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STATE JOURNAIi, WEDNESDAY EVENING. JULY 11. 1894.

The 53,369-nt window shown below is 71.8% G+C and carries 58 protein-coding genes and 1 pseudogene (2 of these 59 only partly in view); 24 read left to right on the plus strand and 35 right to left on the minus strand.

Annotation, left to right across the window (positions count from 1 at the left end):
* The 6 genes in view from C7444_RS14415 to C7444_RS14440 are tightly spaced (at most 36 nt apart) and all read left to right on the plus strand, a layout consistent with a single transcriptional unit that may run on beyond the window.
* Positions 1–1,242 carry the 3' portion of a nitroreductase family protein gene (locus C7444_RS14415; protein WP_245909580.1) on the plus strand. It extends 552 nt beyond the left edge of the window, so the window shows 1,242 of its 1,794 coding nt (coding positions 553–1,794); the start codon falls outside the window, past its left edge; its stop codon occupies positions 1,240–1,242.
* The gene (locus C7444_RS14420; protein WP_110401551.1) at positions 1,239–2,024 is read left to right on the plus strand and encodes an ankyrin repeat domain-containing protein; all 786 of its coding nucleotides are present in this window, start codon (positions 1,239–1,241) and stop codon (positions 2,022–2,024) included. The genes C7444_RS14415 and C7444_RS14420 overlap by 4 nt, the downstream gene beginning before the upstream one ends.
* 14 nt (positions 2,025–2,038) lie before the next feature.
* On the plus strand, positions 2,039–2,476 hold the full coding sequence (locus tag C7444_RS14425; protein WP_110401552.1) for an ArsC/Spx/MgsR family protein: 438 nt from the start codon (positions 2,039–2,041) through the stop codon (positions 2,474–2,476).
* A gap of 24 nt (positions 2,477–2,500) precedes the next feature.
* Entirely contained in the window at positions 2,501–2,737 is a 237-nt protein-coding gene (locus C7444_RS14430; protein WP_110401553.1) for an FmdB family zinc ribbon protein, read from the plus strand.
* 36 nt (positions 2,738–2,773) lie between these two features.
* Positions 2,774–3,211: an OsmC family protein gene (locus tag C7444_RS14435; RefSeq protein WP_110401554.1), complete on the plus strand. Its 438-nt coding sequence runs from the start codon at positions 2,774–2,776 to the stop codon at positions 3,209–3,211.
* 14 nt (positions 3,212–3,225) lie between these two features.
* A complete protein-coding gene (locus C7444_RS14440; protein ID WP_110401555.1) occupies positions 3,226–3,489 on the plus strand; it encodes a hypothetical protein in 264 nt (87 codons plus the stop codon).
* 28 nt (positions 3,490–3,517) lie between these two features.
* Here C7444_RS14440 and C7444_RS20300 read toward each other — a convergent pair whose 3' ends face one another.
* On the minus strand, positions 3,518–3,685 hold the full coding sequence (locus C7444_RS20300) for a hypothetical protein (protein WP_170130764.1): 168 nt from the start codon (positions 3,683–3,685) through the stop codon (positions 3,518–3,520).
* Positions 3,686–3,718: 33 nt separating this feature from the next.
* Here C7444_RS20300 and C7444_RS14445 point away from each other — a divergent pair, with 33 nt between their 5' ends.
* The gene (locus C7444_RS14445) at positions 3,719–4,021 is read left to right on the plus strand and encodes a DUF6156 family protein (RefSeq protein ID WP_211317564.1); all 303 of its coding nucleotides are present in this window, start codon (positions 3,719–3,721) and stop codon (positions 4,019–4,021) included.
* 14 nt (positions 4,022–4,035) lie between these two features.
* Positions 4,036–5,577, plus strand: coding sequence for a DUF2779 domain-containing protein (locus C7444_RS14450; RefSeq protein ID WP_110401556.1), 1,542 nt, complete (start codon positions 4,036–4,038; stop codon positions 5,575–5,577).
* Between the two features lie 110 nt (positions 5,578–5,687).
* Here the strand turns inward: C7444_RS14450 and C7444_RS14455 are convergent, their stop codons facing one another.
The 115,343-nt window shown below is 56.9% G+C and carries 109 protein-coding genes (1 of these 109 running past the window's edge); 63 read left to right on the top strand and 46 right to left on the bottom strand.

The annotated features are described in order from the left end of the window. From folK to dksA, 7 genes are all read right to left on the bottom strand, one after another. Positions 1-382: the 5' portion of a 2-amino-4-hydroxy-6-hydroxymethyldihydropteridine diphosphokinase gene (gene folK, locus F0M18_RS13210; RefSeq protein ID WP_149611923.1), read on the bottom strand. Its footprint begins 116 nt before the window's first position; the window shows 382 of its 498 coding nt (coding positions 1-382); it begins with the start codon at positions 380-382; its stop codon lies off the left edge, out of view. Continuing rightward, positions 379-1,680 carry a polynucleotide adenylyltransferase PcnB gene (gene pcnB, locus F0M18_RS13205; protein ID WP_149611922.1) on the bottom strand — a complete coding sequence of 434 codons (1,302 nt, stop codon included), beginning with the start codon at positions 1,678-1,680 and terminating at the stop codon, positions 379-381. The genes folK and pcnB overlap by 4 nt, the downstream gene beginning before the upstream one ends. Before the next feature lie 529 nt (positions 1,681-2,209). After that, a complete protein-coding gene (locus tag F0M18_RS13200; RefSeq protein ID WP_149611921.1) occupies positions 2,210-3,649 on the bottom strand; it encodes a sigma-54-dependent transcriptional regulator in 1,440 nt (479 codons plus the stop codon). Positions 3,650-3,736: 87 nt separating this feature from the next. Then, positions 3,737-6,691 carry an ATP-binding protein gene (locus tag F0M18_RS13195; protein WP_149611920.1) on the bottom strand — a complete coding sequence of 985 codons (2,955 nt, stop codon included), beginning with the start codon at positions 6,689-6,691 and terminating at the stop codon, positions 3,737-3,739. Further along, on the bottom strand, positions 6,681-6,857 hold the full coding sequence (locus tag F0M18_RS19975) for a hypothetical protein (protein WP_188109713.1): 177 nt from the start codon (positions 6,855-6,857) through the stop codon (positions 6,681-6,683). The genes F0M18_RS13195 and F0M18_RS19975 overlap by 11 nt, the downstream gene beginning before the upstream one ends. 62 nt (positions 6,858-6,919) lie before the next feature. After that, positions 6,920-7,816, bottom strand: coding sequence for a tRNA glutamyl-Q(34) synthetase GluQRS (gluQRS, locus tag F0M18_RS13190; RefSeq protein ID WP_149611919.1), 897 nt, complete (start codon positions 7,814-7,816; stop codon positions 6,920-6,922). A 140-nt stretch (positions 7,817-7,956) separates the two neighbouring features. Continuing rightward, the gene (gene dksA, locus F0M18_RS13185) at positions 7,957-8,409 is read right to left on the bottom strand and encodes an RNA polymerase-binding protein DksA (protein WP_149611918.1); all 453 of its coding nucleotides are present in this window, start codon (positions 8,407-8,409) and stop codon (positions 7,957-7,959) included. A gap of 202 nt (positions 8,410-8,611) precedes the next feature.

FAYOIt ARBITRATION. Citizens of Topeka Almost Unani. mously For It IN SETTLEMENT OF DIFFERENCES Betweea Employers of Lbor and Tbelr mlre-IteTiewi With ' Representative 51 em. Thla is a time when public opinion on the situation of the country ia valuable. The following opinions have been gleaned from well known Topeka peo ple ty a Jociinal reporter in answer to the question. "How can labor troubles be avoided in the future?" They are taken just as they came without being culled or elected in any way and repre tent a fair avsrie opinion: Mnjor Wm. Sims "I have always ad vocated arbitration of such disagree ment. A few year3 ajjo the farmers and shippers felt that they were not be ing treated right by the railroads and they aked f -r m board to which griev ances could be referred, aud so we had the board of railroad commissioners which, when the corporation has re fused to listen to the uhipper or other in terested perron, may take up his case, listen to bo'h bides and make a ruling. The results have beeu generally satis factory and what we must have now ia a board to lact as between the corporation and the men rendering service to the corporation the same as we now have be tween the corporation and those for whom the corporation does service. I do not look for less trouble until something of the kind is done. James A. Troutman "Arbitration is the oaly way out of it. As to the details of the question I can not speak. It re quires a great deal of thought" E. F. Hilton, vice president of Topeka Investment and Loan company "One thing ought surely to be done. The rail roads should do required to give thirty days notice when any one is to be dis charged and the same rule bhuuld follow with employes. Then arbitration should come in to aijunt the diiferences. Every trust and combination of capital and every union are ulike conspiracies. One is largely res sensible for the other and both should lie prohibited. Kvery rail road should have its own grievance com mittee on its p iy roils and the men in the employ of the company should have a chance to be heard. Of course that in volves civil service rules in the control of railroads. " J. 3. Collins: "I believe that not one In ten of tho men who are making the trouble and destroying property ever did a day of railroading in their lives. It is done by the vicious and low classes which have beon collecting in Chicago for years. I thought from the first that tho center of d sturbauce would be Chi cago and San Francisco because of the bad element in those places. It aeems to me that in thess Kirikea there is too much power vested in one man. If Mr. Debs fias ixA'a the authority winch he has ex ercised he has more thu the president of the United States. If he has not these other men acted in bad faith with their employes when they acceded io his de nr'uds. 1'hera is little sympathy with Pullman. He has always been unjust I spend perhaps one fot.rth of my time on the railroads and his rates are exorbitant and extortionate. He could reduce his rates one half and his income would be increas ed. 1 surely think that these troubles can be settled only by arbitration. Ar bitration is always better than litigation and 1 favor it even in private atfairs. The system should be national and ehould have a binding effect upon all parties interested. I am uot well enough advised to knaw whether arbitration ehould be used in the present trouble, but I have seen no reason why the rail roads should be called upon to arbitrate in this case there is however some dif ference between Mr. Pullman aud his men. In all thf se troubles it would be well to remember one thing the inter ests of the two forces are almost identi cal; labor cannct exist without capital, neither can capital exist without labor." W. A L Thonpson: "Sooner or later the strikers and labor organizations must realize that their methods are unpopular. These troubles will not be avoided but can be terminated much more speedily by government laws which will effect ively protect the property and people of the nation. As far as I can lind out the majority of the laboring men are not in sympathy with the atrika As far as the question of how these troubles can be avoided 1 cannot say. It is a very com plicated question and would require much thought. The people are entirely in sympathy wita the laboring men but they are not in sympathy with their methods of adjusting grievances." David Overmjer: "Not only should the area of corporate activity be reduced to minimum limits and corporate activi ty within those limits be the object of the watchful and vigilant supervision of the state with participation in profits, but private perse ns aud individual firms who conduct large enterprises should, upon reaching a designated point of power, te subject to state visitation and supervision, and in case of disagreement Between employtr aul employe to state intervention, courts of general jurisdic tion should be giren full chancery pow ers in such cases, to make all orders nec essary to protect both labor and capital, w.th the right to either party to demand a jury to hud especially a to any dis puted question of fact" Kev. b. U. Allerson "W have ad vanced too far in-o Christian civilization and progress to return to war and riot for the settlement of our dif&cultiea. In my present light I know of no better way than for each state to provide some means of arbitration for the grievances within its own bounds their decisions to be appealed from to a supreme and in corruptible national board of arbitration whose decision ia final. Certainly the country ought to be delivered from the trife between labor and capital." Eugene F. Ware "Pullman ought to meet with hl3 rne i and adjust their trou bles. Wouldn't is be better for all the employers and manufacturers to dis charge ail their men ia order to bring & pressure to bear on Mr. Pullman than for fie men to quit? I see no solution of the labor troubles. I think we might as well understand that we are traveling the came old road followed by the oider na tljua ages ago." Chief Justice Horton in a recent inter view "I believe that this strike, serious as it is, will have some good results. I believe that it will convince congress that certain laws must be enacted for the pro tection of railroad property, as well as far thd regulation of interstate com merce. In the matter of such regulation there are eome rights that tha operators of the roads thouid have adjusted. Pres ident Harrison was the only president to put forth a plea for the better protection of life and limb in the operatioa of rail roads, by an act of cocgress requiring greater precaution in the conduct of rail road business. It would be but another step to enact laws for the protection of railroad property, with auch penalties as to make interference with interstate commerce a very dangerous proceeding. I think congress has teen very derelict In its duty concerning various phases of interstate commerce, and perhaps the gravity of the present situation may bring our representatives to a better sense of their duties in this respect" Dr. S. E. Sheldon "The causes leading up to the present dissatisfaction among the laboring classes datas back to the civil war and the extravagant habits of so many of our people and the inflated condition of the currency. When reac tion came, it was difficult for our people to accommodate themselves to the pew condition and live within their usual in come. The troubles can be avoided: First, by all living within their incomes; second, by not listening to irresponsible and unwise leaders; third, by limiting immigration to thia country to only such as are willing to become good law abid ing citizens and who are able to support themselves let Americans rule America; fourth, they must understand that labor like any other commodity is worth just what it will bring in the market and must be governed by the same laws. Then there is another thing the men are too prone to follow the le-td of men like Debs who have beeu u aable to control themselves, but "who are hi ways ready to attempt to control any other body of men. If we could by some means suppress the agitator we would have much less trou ble." D. A. Clements "The only way to set tle these troubles is at tho ballot box. I can not possibly see any other way out of it." It. B. Welch "I confetta that I have no satisfactory solution to offer. A few things are quite apparent First: both labor and capital of right ought to be free must be free; second: legislation ought to punish the abuse of power on the part of both capital and labor; third: the present condition of aifairs is a menace to every industry. I have little faith in the much talked plan of arbi tration. It reminds me of Sam Weller's suggestion of an alibi. It will work when there is something- to arbitrate, but until there is some mutuality of obli gation between the parties there is noth ing to arbitrate. There is nothing to arbitrate when an an employe, not under contract, wishes to quit ani his employer wishes him to continue; nor is there anything to arbitrate when tho em ploye, not under contract, wishes to con tinue at raise of wages and the employer does not desire it. "The general public has an interest in certainty and safety of transportation which wiil not long brook tie present conditions of the devastated industry. Whether the passage of a law by con gress permitting the organization of a quasi military service for railroads into which service men may enlist for a term of years alter passing an examination and over which the government would exercise a partial control, would solve the problem, remains to te tested." J. G. Samuelson -''Arbitration of the differet ces between the organizations and their employers is what the labor organizations of the state have long beeu trying ' secure. It should be both state and i 'oual and if we had that you would hear no more of these troubles." It. S. Thompson, of Thompson Bros., furniture dealer "The ouly way I know is arbitration. We will njve to come to that sooner or later." W. S. Furman, shoe merchant "My idea is that the best way out of these troubles is by arbitration. It might be either national or state." Ex-Gov. Thomas A Osborn "Arbitra tion seems to be the only remedy sug gested. I doubt if that could be made completely effective and it could not be made to apply to all the employed, but the large industries and the transporta tion lines could be brought within its provisions. To be effective, however, it must bo enacted into law in the various states of the union. It can be of no avail unless it has the force of law be hind it." , F. B. Guild "There should be a re sort to arbitration first and there should be courts of adjudication for such pur poses. When the laboring men in law less masses or through their trades un ions commit violence they cut iff the limb they stand on, and it kills all incen tive of capital to make investment for manufacturing of any kind." Fx-Justice D. M. Valentine: "If I were to live a thousand years I would expect to see labor troubles that long. The millenium will not come, it can not come aud it ought not to come for if it did individual liberty would be destroy ed and that is what we prize so highly in our nation." Geo. M. Noble, vice 'president of the Trust Company of America: "The dif ficulty in the of the success of the' strike is its injustice burting people who are not responsible for the trouble and who are not able to remedy it No strike or any other movement founded on injus tice will ever permanently succeed. I believe that commissioners of arbitra- ) tion by the L nited States and several states to cover cases within their sev eral juristictions is the only sure and permanent way of meeting the diiBcul ties between capital and labor." Geo. W. Crane "I believe in arbitra tion for everything. I am a union man, I believe in unions for self protection and improvement I hope that the gov ernment will prescribe some uniform plan of arbitration and then stand ty the arbitration in the protection of property as well as tho protection of the laboring man in hia rights." Senator W. E. Sterne "I am in favor of a state board of arbitration, and will vote for it in the senate." Attention IhL. o" I. Members of Valiant lodge 179 K. of P., are requested to meet at Castle hall at 2 p. m. promptly Thursday, July 12, 1894, to assist in performing the last sad rites over our deceased brother J. M. Eraery. All knights are cordially invited. Mem bers of Valiant lodge will plea3 turn out in force. By crder 1L E. Ltmax, Acting C C. Auction ! Attend Edmonds' jewelry auction, af ternoon and evening, at Kaabas are. One word describes it "perfection." We refer to De Witt's Witch Hazel Salve, cures obstinate sores, burns, s sin diseases and is a well known cure for pUea. J. K. Jane ASSESSMENT LOWER. Railroads Will Pay Lm Taxes in Shaw ns Than B.fore. Auditor of State Van B. Prather today filed with the county clerk the railroad assessment for Shawnee county for 1894. The assessment places the total valua tion of railroad property in the county, including Pullman property, at $l,29i, 607.81, a decrease of f 32,780 over a year ago. The assessment ia as follows: Atchison, Topeka & S. F. . . . $ 484,187 CO K. C, Topeka & South w'rn. 186,893 CO Chicago, R. L & Pacific, 262,318 00 Hock Island on U. P. 3,873 CO Union Pacific 01,112 CO Leavenworth, Emporia & Western 7,763 00 Kan., Neb. & Dakota 84,754 00 Total $1,290,907 81 The valuation of th principal Santa Fe property ia as follows: General offices... $62,100 Machine shops 30,000 Car shops 20,000 Engine house 20,001 Paint shop 19,000 Store house 17,000 Erecting shops 15,000 Passenger depot. 17,000 Coal chutes 5,000 Pattern shops 5,000 Transfer tables 2,000 The total valuation of the shopa is about $190,000. MISTAKE OF A GREEN HAND Ua Tied the Ball Cord to tba Blag In the Engln. Tank. When No. 5 came ia yesterday a striker tells this story the brakemaa. on the front end was a new hand and an as tonishingly raw one. The engines are changed here, and of course it is the duty of the attending switchman to see that the change is properly made. The brakeman hasn't anything to do but cuss the switchman and dodge. Thia new man didn't know about this, however, and wheu the switchman pulled the pin he considered it an infringement on hi9 official rights and proceeded according ly. The lirst thing that entered his head was that his engine was being stolen by a striker and he prepared to enter a forcible protest It took several minutea to convince him of his error and -then mortification set in., lie was rattled. But he went on with his duties just the same, and soon the conductor gave the engineer the go ahead signal, but the engineer was still laughing and didn't see it "I'll make him hear," said the con ductor, and ascending the platform he gave the bell cord a vicious yank. No response. Another yauk, and then the conduccor waa mad enough to go for ward and see what was the matter. An investigation revealed the cause of the trouble. The new man had tied the bell cord to the ring in the back end of the engine tank instead of connecting it with the engine cord. TJIE S LOT OA. URL E R S . The Pollo Continue to Arrest tho Viola tor, of tha Law. The only arrest made by the police yesterday was that of P. S. Wise, on the charge of operating a slot machine with out paying the license demanded by the last license ordinance. The case of Mr. Wise like those charg ed with the same offense in court yes terday, was continued until next week, when Judge Ensminger may have be come convinced that all slot machines are not gambling machines. Mr. ise is the agent for Kansas of a majority of slot machines that are kept in the stores of Topeka and many other cities in the state. He takes the con tracts for the machines, furnishes them and puts them up in the stores. In return he gets a per cent of the profits, al though it is the store keeper who keeps the machine. Wise can be brought un der its provisions as an abettor in its operation, by the license ordinance pro vided the ordinance ia valid. The police do not agree wholly with Judge Fnsminger'a views about slot ma chines being gambling devices. Chief Lindsey says he only knows of one slot machine that is a gambling device, and that is the one where by dropping a nickel in the slot the patron has a chance of getting several more nickels in re turn. The spirit of the gambling law, the chief says, is to suppress places where the unsuspecting and unwary public is in danger of being fleeced. The attempt to torce the operation of this law on slot machines is both far fetched and without benefit to anybody. However, very few lawyers agree with that view of it. They are almost unani mous on the general proposition that if a wheel of fortune is a gambling device, a slot machine is one also. EMPTIED HIS POCKETS Reason Glvan br J. R. Switzer for Saing; for UlTorce. J. R. Switzer petitioned in the district court today for a divorce from Maggie Switeer on the grounds of neglect of duty and petty larceny. In support of this latter charge the plaintiff alleges that his wife has been in habit of going through his pockets after he had retired and taking all his change, and whatever elan aha fnilnfi thftrn tht c A ix - r 1 1 . $ He 8ay8 that he beinff B poo, maBf u unable to pay his bills for this reason. Mr. Switzer says that he and Maggie were married May ICth, 1893, at Mcpher son, and lived together until last Satur day, when she deaerted him and took with her property belonging to him val ued at dollars. Mrs. Switzer is the woman who waa arrested about a year ago on the charge of shop-lifting at Crosby Bros', and other dry-goods stores. She escaped with a minimum sentence for petty larceny. TO BUILD A RAILROAD. One Bright Spot In the Otstrsl Daprs.sion. Pittsburg, July 11. A new deal ia in progress in connection with the pro posed new trunk line railway system which is to enter Pittsburg. By the new plans the Buffalo, Rochester & Pittsburg, the Beech Creelr and the Pittsburg, Shenango & Lake Erie railways will be connected. It ia stated that the plans for the new line have progressed so rap idly that contracts for grading and con struction will be let within the next sixty days. Prominent eastern capital ists interested in the proposed line have been meeting here this week. Among the number were C. O. Billings of Boston and G. E. Gillette of New York. Try Phillips' mineral water It is con sidered the finest water for the stomach. 612 W. Eighth avenue. Try it. THE SEWER CASE. It Has 6u to tba Jury Judge Banana's Instructions. The arguments in the Decker, Mullins & Berry sewer case against the city of Topeka for $219,000 damages, was com pleted at noon today in Lawrence and the case went to the jury. Judge Benson delivered an able charge to the jury in which he carefully reviewed the petitions and answers by the Kansas National bank, by the city of Topeka, and by Con tractors Decker, Mullins and Berry. Each party claims a balance due it and damages for delays and malicious action in the direction or prosecution of the sewer construction. The plaintiffs in their petition set forth six instances of alleged unfairness and oppression on the part of the city engi neer, in changing the depth of the sewer and condemning material. They also ask damages for loss of time. The city ia its reply to the petition de nies all the propositions set forth by the plaintiffs; claims that the city engineer acted honorably and justly and that the work was not properly done by the con tractors, and claims $10 per day for the time that has expired between the time which the contracts provided the work should be complete and the time the work was actually done; also for orders paid by the city, for refilling the streets and in paving them, building connec tions and catch basin, and to rebuild parts of the sewer on account of poor material, to an amount sufficiently large to turn the balance of the account large ly in favor of the city. The costs In the case already amount to $8,000 or $10,000. YESTERDAY'S ROAD RACE. Albart JE. Taylor Wins the Xtaee. Tima 31.49. The big bicycle handicap road race to Pauline and return was run last evening and it was a successful affair. Albert E. Taylor won the first place prize. Time, 31:49. He had a three minute handicap but easily passed all the others. He was completely exhausted when he finished. E. J. Rawson won the time prize, mak ing the trip of ten miles in 30:27. He was one of the scratch men. He rode a Cleveland bicycle and Taylor a Lovell Diamond. It was a surprise to many that Taylor should win as it was supposed that Mau rice Stevenson and Hal Hazlett would beat him. Court Edwards made excellent time. He rode a Victor in 37:24. He is but seventeen and in addition has a sprained ankle. The others came in in the following order: 2, Geo. Bartell; 3, B. Claudy; 4, Wr. C. St.eveuson; 5 Court Edwards; 6, E. J. Rawson; 7, O. T. Shaffer; S, F. D. Dreisbach; 9, Louis Wikidal; 10, C F. Stacy; 11, M. Stevenson; 12, Hal Hazlett; 13, II. D. Crosby; 14, Frank Whitlock. There were very few accidents. II. D. Crosby had the misfortune to fall off hia wheel. His number was 13, he came in thirteenth and the number of his room is 13. He thinks this was a hoodoo. Jamea Fogel met with an accident just after the start and had to return. I he prize for the best time made was a gold watch, valued at $30. A $20 gold watch goes to Albert Taylor for the first- place prize. j There were niDe other prizes, consist ing of bicycle sundries, a typewriter and some toilet articles. Much credit is due to Messrs. Fred Vesper and Fred Couners, as the success was due largely'to them. GOO D B YET0 DEMO C R A C Y. Another Prominent Democrat (ilvci Hia Party a Farting; Kick. E. M. Tracewell, a leading Democrat of Columbus is in the city. "I cannot support thu ticket nominated by the Democratic state convention," he said. "A vote for it would be half a vote for the Republi cans and I have fought the Republicans all my life and intend to continue to do so. The platform is very good in some respects and it is especially commenda ble on the prohibition question. In the county convention which sent delegates to the Democratic state convention there were only eighteen Democrats who had anything to do with the proceedings. "As far as the support the ticket will receive in my county is concerned, it will be very small. Six years ago we cast 2,200 Democratic votes. Last year we polled 235 votes in the county, but this year I am satisfied that the state ticket will not receive 150 votes. We only have about a half dozen Democrats in the county who believe in Cleveland." Mr. Tracewell is a brother of the Re publican nominee for congres3 in the Third district in Indiana. THE CASE APPEALED. The Johnston Divorce Case Carried to Supreme Conrt. Lawyer J. C. Orr of Atchison, one of the attorneys for W. L. Johnston in his recent divorce and contempt of court troubles, last evening filed an appeal of his client's case in the supreme court with a motion to have Judge Hazen's contempt of court order set abide. John ston ia Btill confined in the county jail for refusing to tell the truth about what he did with the $5,000 paid him in cash last spring by the Santa Fe for damages. Johnston claims he lost it shooting craps but Judge Hazen doesn't believe that story, and thinks he is concealing it to prevent paying Mrs. Johnston the $2,00l alimony ordered by the court. Johnston also violated the court's order in cashing his $5,000 draft at the Bint of Topeka. POSTPONED UNTIL AUGUST The Sfeetina; of the Royal Areh Hasons at Topeka. The meeting of the general grand chapter Royal Arch MaBonsof the United States and Canada, which was to have teen held in Topeka, commencing next Tuesday, has been postponed on account cf the unsettled condition of the country until August 22. The postponement is a great disap pointment to the Masons in the city, who had already made preparations to enter tain the visitors. The Topeka chapter had 500 invitations to their reception en graved and ready for distribution. Two Attempts nays Mr. VVhaley. To the Editor of the State Journal. Sir: I have no desire to rob the Jocrsal of its laurels in the water works matter. . There were two attemps to tse cure the extension of time of franchise and hydrant limit. I refer to the first one which did not reach a vote. You refer to the second which I also opposed. E. B. WH4.LKV. Fine Work. At Topeka Steam 1-aundry. V(H) fV y "i- " "IT FLOATS IS WOT LOST IN THE TUB. TMK PWOCTXn OAMBLE CO. ORfA 0 022 KANSAS A VS. JULY REDUCTIOnS. All $12, $15, S18 Suits Now go for DO TJOT IY.IS THIS SALE. l 1 a x&Jb ft !r at A . 15 PETE CALLAHAN'S CLUB. Una That Has Kun I or Yean Falls Un der th lian. Pete Callahan, the well known jointist and Democratic politician, was arrested last uight on two charges, either" one of which is liable to prove very annoying to him. lie will be tried for selling liquor and incidentally for contempt of court, lie may possibly clear himself from the former charge, but he and all his friends can't swear him out of the contempt trouble. Isotlong ago Callahan was enjoined by Judge Ilazen from operating a club in the stone building north of the Veale block on Quincy street. The injunction was issued under the nuisance clause. lie was enjoined Irom selling, giving away or keeping beer on the premises. When the sheriff called on him at 0:1 j last evening, he found an auctioneer and another man there drinking beer. This in the eyes of the officers constitutes a plain case of contempt of court. Besides this Callahan was arrested on a warrant charging him with selling liquor. The sheriff thinks he has evidence that will convict him cf this also. Callahan's bond was fixed at $1,000, which was furnished, with his brother and Michael Ileery as security. Another Joint Italded. At about the same tima Sheriff Burdge and' deputy sheriffs Tom Wilkerson, Jones and Watson, raided the club of Joseph Sierer on the north side of bixth street between Kansas avenue and Quincy 6treets, in the Butts building. tsierer is a novice in the club business and hasn't been in Topeka long, yet his "Citizens association" as he called hia beer-drinking fraternity, appears to have been in a flourishing condition. It had 234 mem bers, embracing nearly all the sports who go to prize fights. When the police made the raid there were two men there drinking beer. All the property and paraphernalia of the club including about twenty gallons of beer, several beer pumps, glasses and trays were confiscated and are now locked up in the basement of the court house. bierer'8 bond was fixed at $700 by Judge Ilazen. which he is unable to give, and ia locked up in the county jail. LOCAL MENTION. Dr. Embree went home sick from church Bunday night, and has been in bed since. The Woman's Keeley league and other ladies are requested to meet with the president, Mrs. J. B. llibben, at the U. P. hotel tomorrow at 3 p. m. Charles A. Nelson began a suit in the district court yesterday to recover $1,500 from John R. Mulvane on an alleged illegal writ of attachment by which .vlr. Mulvane secured Nelson's tailoring stock. Aabary Park and Cleveltad Bate. Tickets for Asbury Park on sale July 5, 6 and 7. with return limit as long as any other line offers, either publicly or privately. For Christian Endeavor meeting, tick ets will be sold July 8, 9 and 10, at one fare for the round trip. Tickets to both Asbury Park and Cleveland sold to any person. We are in it to stay and mean business with a big B. We offer you the best track, the beat train service and the best time. Call upon any agent of the' Great Rock Island system for additional information, sleeping car or chair car reservation etc. IL O. Garvkt, City Ticket and Passenger Agent, 601 Kansas ave., Topeka, Kan. Auction! Edmonds at 532 Kansas ing out at auction. avenue ia sell- Good work done by the Peerless. Jans' 3 id i4 U a.' y radio n All 0 and 81, c- Now jro lor t III 0 CD r 1 i 4 ANTI-COMBINE UNDERTAKE! 404-406 KAS. AVK And 843 Kas. Aye.. NOItTIl Ifv-f urnllai, Carpats, Stove ware on easy pymnt. t' la and WalncC Kiiaaa CiU. H-j. FT t ! i :: t i i i u U The Aniericjtii Union strike has Ji; l- i the shipping of smar all points. Don't you it will advance ? fen in thin!: f f" lbs. Graiiiilnted f VU .... Stc;.r .... V 1 lb. Choice Tea 1 gal. Best Syrup 1 l'ure ciiler Vinegar 60 llis. Best Flour 3 lls. Carolina Kico 1 lb. I'ure Cre;mi Baking 1'ow .li r 1 bottle Blueing 1 sack Salt, table 1 bottle Lemon Kxtraet 8 bars Laundry Soap 6 lbs. Boiled Oats 3 lbs. Best Soda Crackers 3 lbs. Large JtaUius All the above be ordered in'ices. art K'lc to CAPITAL Olio Oij.. G0IU1PE' ' ft f i U s the IS LIFE OF It m a m "We invite competition, but v. do not competo wi'h tho IIpiiso Refuge; we have no band of ic voted ladies to beg money to n place our worn-out fittings or bu a new cooking range. We j ay f . our advertising when we c;.n, a:; when we or n't we don't b--- f free notice's. We have tho inc. -steaks and sirloin roasts fresh ev r; day. We pride ourselves on ko : ing the best cooks and tho rao- efflcient waiters of any town. G R ELI Kb lua UK TOPEKA, - IIAIXiiA'-. Travelers avoid los in Asy Part cf the Wc: fcave trouble, and ln oiiv.-n l,y ue of AMERICAN EXPRESS CCSPAKY TRAVELERS CIZEQU?: L'alvernal t nrrfiny. ' '' e Value Anywhere. Principal Office of Co., 5 nronrtwuy. v. Ani'tian ! Edmonds at 532 Kamaj avenue 5 -ing out at auction. A person U tjerrnaturely oS I 1 baldnedu occura before tba f -rtv year. Use Hall's Hair Kenewer to the scalp health aud ireT.vjt lal . rrj ) , 0 ) afiil niifca I4JLI, n u u o must these IE 73-sL linn.